Occasional blogging, mostly of the long-form variety.

Friday, March 13, 2020

Warren's Exit

I was disappointed that Elizabeth Warren didn't do better in the primary elections and had to drop out last week. I've been impressed with her since hearing her interviews on Fresh Air as a professor and consumer advocate before she became a senator. She was one of the few heroes in Congress fighting against foreclosure fraud and other malfeasance by big banks. Her record has been overwhelmingly positive.

As a candidate, she had many good policies, and they were more comprehensive than those from most politicians. She even adopted Jay Inslee's more detailed environmental plan after he dropped out and met with her, which was an encouraging sign about adopting better ideas and coalition building. Warren was also adept at putting human faces on policy proposals, whether it was weaving in her personal biography or talking about the people she met on the campaign trail and the struggles they were facing. Liberal and Democratic candidates often fail to do that effectively, sometimes offering fine polices and data and thinking that those policies will win on the merits alone, or failing to consider how nefarious their political opposition is. (Why, of course the Republicans will support this plan, because it's a good plan and helps their own constituents! Only a monster would oppose this! And surely they wouldn't – um, they wouldn't – uh, the Republicans voted how?) The human angle and the values driving those better policies are essential parts of explaining them to voters, and Warren consistently does that well.

She was also one of the few candidates who could talk about overall goals (such as universal health care) but also multiple possible routes to get there or at least make progress. Likewise, she was one of the few candidates who gave a good answer on Mitch McConnell and the unprecedented obstructionism by Republicans in government, who have shown they will almost always put party before country and even their own constituents, will not evaluate policies on their merits and simply will not argue in good faith. In several interviews, Warren spoke of the importance of Democrats winning back the Senate, but also explained what she could do via executive order if that didn't happen in 2020.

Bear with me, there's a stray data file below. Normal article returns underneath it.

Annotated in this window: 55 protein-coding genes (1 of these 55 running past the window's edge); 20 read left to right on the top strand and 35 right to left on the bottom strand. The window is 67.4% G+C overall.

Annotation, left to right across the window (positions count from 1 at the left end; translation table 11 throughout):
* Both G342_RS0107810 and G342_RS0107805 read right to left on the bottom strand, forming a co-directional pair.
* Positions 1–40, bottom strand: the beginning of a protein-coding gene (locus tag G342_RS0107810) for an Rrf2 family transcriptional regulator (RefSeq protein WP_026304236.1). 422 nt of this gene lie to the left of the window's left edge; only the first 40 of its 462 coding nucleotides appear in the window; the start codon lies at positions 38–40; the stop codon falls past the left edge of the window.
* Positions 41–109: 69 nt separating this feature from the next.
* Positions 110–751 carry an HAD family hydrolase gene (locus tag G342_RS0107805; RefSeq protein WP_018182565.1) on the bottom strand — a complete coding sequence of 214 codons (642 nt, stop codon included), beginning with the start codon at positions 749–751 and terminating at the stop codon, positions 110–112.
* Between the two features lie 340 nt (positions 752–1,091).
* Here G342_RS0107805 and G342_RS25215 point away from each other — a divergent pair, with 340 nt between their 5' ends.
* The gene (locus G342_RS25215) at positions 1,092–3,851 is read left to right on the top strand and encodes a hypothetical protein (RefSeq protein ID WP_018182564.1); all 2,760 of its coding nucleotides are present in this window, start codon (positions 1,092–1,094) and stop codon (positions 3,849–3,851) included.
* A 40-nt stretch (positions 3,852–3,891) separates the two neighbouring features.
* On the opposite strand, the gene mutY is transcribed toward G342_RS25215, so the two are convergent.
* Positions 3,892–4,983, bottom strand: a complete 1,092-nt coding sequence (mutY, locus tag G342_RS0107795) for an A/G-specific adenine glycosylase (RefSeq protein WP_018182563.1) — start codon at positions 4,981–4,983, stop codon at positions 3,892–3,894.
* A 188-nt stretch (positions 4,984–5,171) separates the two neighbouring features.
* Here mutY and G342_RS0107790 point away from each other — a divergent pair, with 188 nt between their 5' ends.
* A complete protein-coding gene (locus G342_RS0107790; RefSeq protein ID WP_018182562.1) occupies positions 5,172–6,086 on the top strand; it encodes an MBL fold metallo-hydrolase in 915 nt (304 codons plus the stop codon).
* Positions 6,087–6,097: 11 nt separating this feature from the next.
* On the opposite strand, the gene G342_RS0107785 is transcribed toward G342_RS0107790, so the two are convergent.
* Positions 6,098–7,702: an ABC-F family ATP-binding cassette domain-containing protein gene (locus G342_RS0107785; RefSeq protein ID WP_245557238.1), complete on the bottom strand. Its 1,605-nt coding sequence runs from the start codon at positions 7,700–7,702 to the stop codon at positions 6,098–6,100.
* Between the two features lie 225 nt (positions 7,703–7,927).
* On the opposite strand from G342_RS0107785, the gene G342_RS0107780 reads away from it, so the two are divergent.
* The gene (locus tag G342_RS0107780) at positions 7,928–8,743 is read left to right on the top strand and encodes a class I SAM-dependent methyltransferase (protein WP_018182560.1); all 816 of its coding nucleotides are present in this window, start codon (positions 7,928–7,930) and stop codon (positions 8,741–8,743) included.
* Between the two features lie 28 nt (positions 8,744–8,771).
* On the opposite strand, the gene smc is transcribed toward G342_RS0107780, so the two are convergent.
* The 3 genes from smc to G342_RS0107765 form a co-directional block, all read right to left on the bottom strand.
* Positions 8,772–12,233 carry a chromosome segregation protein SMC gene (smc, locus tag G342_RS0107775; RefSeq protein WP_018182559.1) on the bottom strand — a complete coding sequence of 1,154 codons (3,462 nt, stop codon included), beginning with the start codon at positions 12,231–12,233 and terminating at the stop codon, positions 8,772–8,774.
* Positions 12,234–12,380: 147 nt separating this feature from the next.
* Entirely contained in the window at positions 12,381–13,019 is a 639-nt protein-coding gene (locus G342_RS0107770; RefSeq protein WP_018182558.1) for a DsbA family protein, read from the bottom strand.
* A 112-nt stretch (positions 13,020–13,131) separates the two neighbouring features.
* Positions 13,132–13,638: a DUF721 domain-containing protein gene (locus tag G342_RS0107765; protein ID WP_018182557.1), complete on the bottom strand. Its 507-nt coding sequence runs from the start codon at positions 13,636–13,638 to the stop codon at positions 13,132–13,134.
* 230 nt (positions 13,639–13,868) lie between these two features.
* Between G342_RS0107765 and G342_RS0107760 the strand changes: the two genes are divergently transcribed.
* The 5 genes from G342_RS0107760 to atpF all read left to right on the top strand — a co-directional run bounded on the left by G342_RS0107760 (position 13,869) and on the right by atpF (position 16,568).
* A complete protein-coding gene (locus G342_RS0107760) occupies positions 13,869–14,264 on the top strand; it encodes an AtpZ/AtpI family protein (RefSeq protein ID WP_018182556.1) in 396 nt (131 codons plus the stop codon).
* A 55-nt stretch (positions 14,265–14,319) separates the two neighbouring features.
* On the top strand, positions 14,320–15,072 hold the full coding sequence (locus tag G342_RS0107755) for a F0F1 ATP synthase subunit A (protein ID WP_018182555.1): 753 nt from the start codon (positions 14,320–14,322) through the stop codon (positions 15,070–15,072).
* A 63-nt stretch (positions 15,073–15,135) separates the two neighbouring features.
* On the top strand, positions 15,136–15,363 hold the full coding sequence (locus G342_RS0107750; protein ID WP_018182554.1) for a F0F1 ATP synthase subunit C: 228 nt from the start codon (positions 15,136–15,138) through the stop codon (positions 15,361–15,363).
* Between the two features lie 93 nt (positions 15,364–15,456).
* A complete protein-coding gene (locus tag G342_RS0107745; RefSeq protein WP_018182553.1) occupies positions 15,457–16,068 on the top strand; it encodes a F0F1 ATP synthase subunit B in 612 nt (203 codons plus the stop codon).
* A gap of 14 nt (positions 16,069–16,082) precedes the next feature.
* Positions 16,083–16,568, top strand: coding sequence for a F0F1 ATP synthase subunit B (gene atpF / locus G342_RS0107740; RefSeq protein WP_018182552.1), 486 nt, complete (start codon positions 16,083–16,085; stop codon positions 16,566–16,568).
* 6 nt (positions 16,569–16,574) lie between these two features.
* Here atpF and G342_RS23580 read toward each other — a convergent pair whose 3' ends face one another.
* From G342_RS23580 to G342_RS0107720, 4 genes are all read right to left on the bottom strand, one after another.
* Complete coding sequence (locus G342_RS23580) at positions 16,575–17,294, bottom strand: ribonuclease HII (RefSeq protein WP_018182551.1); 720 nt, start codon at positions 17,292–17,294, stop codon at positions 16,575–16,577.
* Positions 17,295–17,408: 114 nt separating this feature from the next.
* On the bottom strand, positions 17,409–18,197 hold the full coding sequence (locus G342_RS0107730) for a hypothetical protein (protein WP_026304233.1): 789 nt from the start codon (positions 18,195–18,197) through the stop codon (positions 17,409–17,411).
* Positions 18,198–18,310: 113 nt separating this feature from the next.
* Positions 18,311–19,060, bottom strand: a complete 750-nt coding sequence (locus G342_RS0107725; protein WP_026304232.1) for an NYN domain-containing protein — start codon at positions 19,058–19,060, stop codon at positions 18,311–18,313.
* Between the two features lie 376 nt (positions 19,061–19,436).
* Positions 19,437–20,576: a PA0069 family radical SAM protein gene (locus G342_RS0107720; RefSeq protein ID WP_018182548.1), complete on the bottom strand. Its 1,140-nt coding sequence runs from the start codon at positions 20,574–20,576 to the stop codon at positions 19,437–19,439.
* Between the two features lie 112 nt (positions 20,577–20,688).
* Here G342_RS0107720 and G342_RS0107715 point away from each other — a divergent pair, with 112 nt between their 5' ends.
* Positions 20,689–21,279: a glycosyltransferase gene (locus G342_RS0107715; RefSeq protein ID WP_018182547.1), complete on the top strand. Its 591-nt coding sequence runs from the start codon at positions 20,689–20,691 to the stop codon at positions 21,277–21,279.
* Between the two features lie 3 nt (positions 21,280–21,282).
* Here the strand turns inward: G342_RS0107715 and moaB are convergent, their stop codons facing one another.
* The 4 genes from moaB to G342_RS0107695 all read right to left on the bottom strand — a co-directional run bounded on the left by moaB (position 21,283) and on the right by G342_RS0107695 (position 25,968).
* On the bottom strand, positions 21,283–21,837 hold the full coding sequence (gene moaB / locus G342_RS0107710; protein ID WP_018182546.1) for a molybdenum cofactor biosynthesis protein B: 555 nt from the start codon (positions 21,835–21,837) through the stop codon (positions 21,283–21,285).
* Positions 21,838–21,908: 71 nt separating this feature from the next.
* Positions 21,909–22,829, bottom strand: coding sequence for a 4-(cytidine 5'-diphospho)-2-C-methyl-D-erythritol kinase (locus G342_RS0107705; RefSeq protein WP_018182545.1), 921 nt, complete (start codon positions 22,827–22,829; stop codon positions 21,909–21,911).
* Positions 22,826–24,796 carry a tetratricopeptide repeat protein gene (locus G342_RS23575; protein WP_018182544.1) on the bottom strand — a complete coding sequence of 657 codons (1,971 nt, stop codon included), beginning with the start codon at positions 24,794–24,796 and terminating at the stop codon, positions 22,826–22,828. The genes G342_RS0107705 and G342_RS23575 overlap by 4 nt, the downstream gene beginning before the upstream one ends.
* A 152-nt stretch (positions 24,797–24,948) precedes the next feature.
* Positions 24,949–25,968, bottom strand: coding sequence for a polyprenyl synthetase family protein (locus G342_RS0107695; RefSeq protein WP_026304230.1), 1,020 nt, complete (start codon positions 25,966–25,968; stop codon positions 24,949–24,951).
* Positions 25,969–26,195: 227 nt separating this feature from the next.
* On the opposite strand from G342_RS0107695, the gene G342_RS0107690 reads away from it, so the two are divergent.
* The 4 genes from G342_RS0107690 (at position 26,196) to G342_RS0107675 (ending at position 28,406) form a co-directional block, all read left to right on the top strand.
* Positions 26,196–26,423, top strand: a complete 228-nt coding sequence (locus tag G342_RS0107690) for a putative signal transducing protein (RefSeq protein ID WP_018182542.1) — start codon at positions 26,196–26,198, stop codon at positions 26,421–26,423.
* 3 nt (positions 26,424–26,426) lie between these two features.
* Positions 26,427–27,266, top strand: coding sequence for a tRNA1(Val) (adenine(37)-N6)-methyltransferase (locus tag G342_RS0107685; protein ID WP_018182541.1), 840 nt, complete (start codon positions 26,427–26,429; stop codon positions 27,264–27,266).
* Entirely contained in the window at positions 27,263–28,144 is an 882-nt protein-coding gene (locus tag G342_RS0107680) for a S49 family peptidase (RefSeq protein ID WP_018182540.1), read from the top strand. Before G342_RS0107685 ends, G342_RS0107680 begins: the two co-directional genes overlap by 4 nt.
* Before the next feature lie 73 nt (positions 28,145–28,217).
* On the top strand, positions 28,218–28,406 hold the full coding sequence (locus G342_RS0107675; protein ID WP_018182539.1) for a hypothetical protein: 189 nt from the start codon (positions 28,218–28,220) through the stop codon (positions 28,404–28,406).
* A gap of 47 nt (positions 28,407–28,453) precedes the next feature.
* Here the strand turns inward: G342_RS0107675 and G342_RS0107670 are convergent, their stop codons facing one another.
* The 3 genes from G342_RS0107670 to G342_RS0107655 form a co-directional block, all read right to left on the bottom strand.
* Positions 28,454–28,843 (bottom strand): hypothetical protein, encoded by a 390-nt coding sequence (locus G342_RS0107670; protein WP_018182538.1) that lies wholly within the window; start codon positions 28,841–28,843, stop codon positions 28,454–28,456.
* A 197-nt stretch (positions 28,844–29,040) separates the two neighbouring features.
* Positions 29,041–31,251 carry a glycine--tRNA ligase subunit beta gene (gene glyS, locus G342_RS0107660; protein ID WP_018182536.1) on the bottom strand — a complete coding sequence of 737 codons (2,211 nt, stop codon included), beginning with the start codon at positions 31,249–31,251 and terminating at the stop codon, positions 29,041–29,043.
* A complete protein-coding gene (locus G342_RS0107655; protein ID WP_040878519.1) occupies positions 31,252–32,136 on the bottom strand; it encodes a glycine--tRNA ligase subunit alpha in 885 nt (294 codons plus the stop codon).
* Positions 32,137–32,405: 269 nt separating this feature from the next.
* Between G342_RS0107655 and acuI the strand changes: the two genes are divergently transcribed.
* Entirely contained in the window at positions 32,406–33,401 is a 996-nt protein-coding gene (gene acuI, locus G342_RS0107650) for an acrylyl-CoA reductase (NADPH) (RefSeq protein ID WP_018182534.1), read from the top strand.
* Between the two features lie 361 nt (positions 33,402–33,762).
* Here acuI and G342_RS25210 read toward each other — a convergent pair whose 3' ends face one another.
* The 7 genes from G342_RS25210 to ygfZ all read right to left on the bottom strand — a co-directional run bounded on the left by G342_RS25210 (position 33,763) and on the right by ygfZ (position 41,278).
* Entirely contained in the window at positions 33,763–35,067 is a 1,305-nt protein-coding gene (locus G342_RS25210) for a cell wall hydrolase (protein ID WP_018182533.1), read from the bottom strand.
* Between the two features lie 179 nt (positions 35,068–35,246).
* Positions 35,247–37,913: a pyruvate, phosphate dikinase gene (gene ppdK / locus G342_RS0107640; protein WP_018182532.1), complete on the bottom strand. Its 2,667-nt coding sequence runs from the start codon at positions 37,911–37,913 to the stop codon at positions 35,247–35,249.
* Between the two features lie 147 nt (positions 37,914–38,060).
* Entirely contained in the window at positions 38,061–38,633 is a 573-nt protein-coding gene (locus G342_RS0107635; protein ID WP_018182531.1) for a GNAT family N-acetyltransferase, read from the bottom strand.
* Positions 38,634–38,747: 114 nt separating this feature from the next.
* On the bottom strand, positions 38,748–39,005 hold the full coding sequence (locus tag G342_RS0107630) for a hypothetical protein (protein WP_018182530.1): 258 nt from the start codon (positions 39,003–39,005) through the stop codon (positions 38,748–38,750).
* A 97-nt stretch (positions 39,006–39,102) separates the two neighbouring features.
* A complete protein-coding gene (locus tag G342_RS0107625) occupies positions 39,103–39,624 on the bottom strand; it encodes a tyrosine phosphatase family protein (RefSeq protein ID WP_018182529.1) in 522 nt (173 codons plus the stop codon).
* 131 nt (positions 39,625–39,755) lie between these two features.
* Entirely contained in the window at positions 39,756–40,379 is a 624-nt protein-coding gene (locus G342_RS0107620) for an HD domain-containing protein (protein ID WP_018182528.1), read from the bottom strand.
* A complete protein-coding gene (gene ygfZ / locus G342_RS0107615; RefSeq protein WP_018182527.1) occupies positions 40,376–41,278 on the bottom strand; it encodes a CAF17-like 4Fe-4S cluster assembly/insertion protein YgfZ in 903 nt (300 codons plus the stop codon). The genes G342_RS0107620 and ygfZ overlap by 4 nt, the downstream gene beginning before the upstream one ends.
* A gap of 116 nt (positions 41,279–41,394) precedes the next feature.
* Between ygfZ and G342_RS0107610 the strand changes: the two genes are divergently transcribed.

In contrast, some other candidates would blame "Washington" but not Republicans and conservatives, and basically were selling themselves as magic kumbaya figures who would somehow make Republicans see the error of their ways and renounce evil. (Buttigieg was particularly egregious about this as his campaign progressed, but it's also been a key part of Biden's pitch, and Klobuchar, Gillibrand and some of the early dropouts made similar if more modest claims.) Practicality is admirable, but delusion is not, and I remain wary of political figures who will not call out that conservatives and Republicans are the core problem in American politics and have been for a long time. Republicans are shameless about making false claims and manufacturing scapegoats – especially racial minorities, liberals and Democrats – while the more establishment Democrats often are afraid to call out real villainy by conservatives and Republicans. Throw in the "both sides" false equivalences that imbecilic hack pundits love and it becomes almost impossible to have an honest political conversation in many major venues ostensibly devoted to discussing politics.

I think some Democratic candidates know the real problem, but shill a weak, general condemnation of politics and offer "both sides" bullshit, which strikes me as cynical and counterproductive to long-term progress. And others are naïve enough to believe that crap, which may be worse. All – well, almost all of the Democratic candidates – condemned Trump. But of all the candidates, Warren and Sanders have pushed the strongest critiques of Republican abuses of power in government and abuses of power in general by corporations and other influential entities.

Warren might wind up as a vice presidential pick or a cabinet official. But I think being a good senator is underrated.

Here's her press conference at her house:

Here's her interview with Rachel Maddow:

Here are her remarks to her staff and supporters:

I want to start with the news. I want all of you to hear it first, and I want you to hear it straight from me: Today, I’m suspending our campaign for president.